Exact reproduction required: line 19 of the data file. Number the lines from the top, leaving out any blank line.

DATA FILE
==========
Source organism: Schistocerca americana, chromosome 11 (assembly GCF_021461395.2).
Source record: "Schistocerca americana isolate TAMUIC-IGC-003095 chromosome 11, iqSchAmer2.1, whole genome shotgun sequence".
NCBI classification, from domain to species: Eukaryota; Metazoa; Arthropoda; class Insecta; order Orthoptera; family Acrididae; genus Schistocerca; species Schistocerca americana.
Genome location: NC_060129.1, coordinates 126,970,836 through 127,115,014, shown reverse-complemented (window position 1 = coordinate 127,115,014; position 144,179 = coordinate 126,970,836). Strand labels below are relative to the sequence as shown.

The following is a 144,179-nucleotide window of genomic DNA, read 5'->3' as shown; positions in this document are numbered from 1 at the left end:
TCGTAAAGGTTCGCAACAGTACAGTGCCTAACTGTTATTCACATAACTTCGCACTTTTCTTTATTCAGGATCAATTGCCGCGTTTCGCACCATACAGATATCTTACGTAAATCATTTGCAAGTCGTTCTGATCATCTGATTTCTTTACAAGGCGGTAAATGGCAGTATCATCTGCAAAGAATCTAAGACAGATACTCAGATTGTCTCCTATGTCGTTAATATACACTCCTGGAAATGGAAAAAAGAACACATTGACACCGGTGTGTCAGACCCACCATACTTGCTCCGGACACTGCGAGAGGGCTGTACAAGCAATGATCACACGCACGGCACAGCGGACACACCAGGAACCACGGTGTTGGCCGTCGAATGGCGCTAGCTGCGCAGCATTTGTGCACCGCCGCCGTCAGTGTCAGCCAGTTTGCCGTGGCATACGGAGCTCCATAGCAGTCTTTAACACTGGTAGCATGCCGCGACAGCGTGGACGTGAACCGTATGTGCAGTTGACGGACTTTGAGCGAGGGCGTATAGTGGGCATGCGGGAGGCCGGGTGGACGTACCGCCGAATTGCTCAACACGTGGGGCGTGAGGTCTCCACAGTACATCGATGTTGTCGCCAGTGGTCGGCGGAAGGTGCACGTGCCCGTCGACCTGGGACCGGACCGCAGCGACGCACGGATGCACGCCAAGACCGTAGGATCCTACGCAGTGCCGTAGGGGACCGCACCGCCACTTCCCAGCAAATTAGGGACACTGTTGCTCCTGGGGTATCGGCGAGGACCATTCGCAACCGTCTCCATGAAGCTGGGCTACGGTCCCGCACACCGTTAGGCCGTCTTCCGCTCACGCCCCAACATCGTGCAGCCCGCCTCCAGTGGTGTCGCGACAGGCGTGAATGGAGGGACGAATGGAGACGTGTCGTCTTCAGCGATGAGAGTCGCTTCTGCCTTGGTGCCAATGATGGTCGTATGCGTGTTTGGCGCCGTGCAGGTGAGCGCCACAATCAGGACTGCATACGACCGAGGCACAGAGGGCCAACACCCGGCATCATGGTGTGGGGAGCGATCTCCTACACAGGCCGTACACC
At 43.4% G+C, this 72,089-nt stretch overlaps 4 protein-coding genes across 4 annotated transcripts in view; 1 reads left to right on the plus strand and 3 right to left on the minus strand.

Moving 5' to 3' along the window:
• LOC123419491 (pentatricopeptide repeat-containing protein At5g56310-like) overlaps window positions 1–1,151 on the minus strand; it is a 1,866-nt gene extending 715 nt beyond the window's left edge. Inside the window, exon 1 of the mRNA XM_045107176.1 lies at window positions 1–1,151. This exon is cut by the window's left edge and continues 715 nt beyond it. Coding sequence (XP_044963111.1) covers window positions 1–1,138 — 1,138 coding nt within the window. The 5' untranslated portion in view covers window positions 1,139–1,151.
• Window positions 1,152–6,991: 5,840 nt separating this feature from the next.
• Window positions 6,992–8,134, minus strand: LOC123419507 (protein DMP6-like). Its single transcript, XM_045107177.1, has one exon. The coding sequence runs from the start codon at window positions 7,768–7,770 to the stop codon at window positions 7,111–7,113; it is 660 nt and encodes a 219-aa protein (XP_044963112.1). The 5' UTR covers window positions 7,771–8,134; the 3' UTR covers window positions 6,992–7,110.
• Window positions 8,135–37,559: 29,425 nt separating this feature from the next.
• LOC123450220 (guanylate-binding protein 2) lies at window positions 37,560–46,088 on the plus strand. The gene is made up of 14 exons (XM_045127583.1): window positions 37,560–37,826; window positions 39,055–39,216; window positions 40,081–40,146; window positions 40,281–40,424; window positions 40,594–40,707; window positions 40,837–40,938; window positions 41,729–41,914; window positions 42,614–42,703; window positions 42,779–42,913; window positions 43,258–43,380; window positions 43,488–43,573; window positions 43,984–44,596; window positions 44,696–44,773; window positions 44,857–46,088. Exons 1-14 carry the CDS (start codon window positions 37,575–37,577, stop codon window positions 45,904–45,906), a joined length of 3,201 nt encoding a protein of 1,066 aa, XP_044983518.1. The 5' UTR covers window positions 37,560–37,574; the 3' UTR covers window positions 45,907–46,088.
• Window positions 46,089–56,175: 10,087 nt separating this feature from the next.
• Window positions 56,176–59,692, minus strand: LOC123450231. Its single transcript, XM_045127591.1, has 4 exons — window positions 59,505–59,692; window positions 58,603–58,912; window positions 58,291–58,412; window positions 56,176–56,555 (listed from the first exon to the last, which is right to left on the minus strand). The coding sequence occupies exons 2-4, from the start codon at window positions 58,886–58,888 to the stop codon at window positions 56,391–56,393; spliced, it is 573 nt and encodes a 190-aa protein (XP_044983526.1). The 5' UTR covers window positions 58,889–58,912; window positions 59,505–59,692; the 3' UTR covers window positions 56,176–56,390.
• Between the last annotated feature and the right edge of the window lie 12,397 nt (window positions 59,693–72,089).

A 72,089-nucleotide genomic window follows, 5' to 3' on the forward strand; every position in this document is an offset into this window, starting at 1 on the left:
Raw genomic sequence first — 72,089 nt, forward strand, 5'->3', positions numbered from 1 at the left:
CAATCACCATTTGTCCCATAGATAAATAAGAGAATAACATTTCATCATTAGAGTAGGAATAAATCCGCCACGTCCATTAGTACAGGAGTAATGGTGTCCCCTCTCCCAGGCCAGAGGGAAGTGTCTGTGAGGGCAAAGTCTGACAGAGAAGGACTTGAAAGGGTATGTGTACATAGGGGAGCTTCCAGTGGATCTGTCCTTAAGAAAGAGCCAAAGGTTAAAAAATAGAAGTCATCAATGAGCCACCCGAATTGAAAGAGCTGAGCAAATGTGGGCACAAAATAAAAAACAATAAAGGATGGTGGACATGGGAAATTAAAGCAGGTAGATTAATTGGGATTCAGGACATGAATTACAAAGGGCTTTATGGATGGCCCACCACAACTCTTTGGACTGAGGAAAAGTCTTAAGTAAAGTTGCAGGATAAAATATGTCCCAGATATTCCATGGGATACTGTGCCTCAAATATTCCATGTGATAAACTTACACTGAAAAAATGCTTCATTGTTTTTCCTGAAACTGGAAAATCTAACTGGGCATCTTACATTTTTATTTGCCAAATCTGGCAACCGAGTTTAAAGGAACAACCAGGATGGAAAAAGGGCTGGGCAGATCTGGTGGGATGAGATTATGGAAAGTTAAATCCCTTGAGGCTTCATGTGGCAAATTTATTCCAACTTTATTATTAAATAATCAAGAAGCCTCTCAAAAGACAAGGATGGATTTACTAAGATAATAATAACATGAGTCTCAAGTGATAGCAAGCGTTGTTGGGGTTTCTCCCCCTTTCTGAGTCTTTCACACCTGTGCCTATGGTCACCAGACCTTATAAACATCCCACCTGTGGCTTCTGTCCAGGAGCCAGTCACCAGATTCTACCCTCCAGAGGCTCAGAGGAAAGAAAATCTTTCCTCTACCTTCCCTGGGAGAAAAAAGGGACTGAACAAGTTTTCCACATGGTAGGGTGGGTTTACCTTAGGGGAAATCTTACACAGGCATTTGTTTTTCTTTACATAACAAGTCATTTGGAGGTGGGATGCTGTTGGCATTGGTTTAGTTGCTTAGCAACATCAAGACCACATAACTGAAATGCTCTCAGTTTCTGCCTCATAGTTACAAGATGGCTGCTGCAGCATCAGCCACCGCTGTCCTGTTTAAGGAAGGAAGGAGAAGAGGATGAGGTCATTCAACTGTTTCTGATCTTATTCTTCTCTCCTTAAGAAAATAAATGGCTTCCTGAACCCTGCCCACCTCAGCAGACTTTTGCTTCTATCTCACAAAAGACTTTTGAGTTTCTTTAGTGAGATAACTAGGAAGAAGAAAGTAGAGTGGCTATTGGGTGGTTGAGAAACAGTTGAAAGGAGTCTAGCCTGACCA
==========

CAATCACCATTTGTCCCATAGATAAATAAGAGAATAACATTTCATCATTAGAGTAGGAATAAATCCGCCACGTCCATTAGTACAGGAGTAATGGTGTCCCCTCTCCCAGGCCAGAGGGAAGTGTCTGTGAGGGCAAAGTCTGACAGAGAAGGACTTGAAAGGGTATGTGTACATAGGGGAGCTTCCAGTGGATCTGTCCTTAAGAAAGAGCCAAAGGTTAAAAAATAGAAGTCATCAATGAGCCACCCGAATTGAAAGAGCTGAGCAAATGTGGGCACAAAATAAAAAACAATAAAGGATGGTGGACATGGGAAATTAAAGCAGGTAGATTAATTGGGATTCAGGACATGAATTACAAAGGGCTTTATGGATGGCCCACCACAACTCTTTGGACTGAGGAAAAGTCTTAAGTAAAGTTGCAGGATAAAATATGTCCCAGATATTCCATGGGATACTGTGCCTCAAATATTCCATGTGATAAACTTACACTGAAAAAATGCTTCATTGTTTTTCCTGAAACTGGAAAATCTAACTGGGCATCTTACATTTTTATTTGCCAAATCTGGCAACCGAGTTTAAAGGAACAACCAGGATGGAAAAAGGGCTGGGCAGATCTGGTGGGATGAGATTATGGAAAGTTAAATCCCTTGAGGCTTCATGTGGCAAATTTATTCCAACTTTATTATTAAATAATCAAGAAGCCTCTCAAAAGACAAGGATGGATTTACTAAGATAATAATAACATGAGTCTCAAGTGATAGCAAGCGTTGTTGGGGTTTCTCCCCCTTTCTGAGTCTTTCACACCTGTGCCTATGGTCACCAGACCTTATAAACATCCCACCTGTGGCTTCTGTCCAGGAGCCAGTCACCAGATTCTACCCTCCAGAGGCTCAGAGGAAAGAAAATCTTTCCTCTACCTTCCCTGGGAGAAAAAAGGGACTGAACAAGTTTTCCACATGGTAGGGTGGGTTTACCTTAGGGGAAATCTTACACAGGCATTTGTTTTTCTTTACATAACAAGTCATTTGGAGGTGGGATGCTGTTGGCATTGGTTTAGTTGCTTAGCAACATCAAGACCACATAACTGAAATGCTCTCAGTTTCTGCCTCATAGTTACAAGATGGCTGCTGCAGCATCAGCCACCGCTGTCCTGTTTAAGGAAGGAAGGAGAAGAGGATGAGGTCATTCAACTGTTTCTGATCTTATTCTTCTCTCCTTAAGAAAATAAATGGCTTCCTGAACCCTGCCCACCTCAGCAGACTTTTGCTTCTATCTCACAAAAGACTTTTGAGTTTCTTTAGTGAGATAACTAGGAAGAAGAAAGTAGAGTGGCTATTGGGTGGTTGAGAAACAGTTGAAAGGAGTCTAGCCTGACCA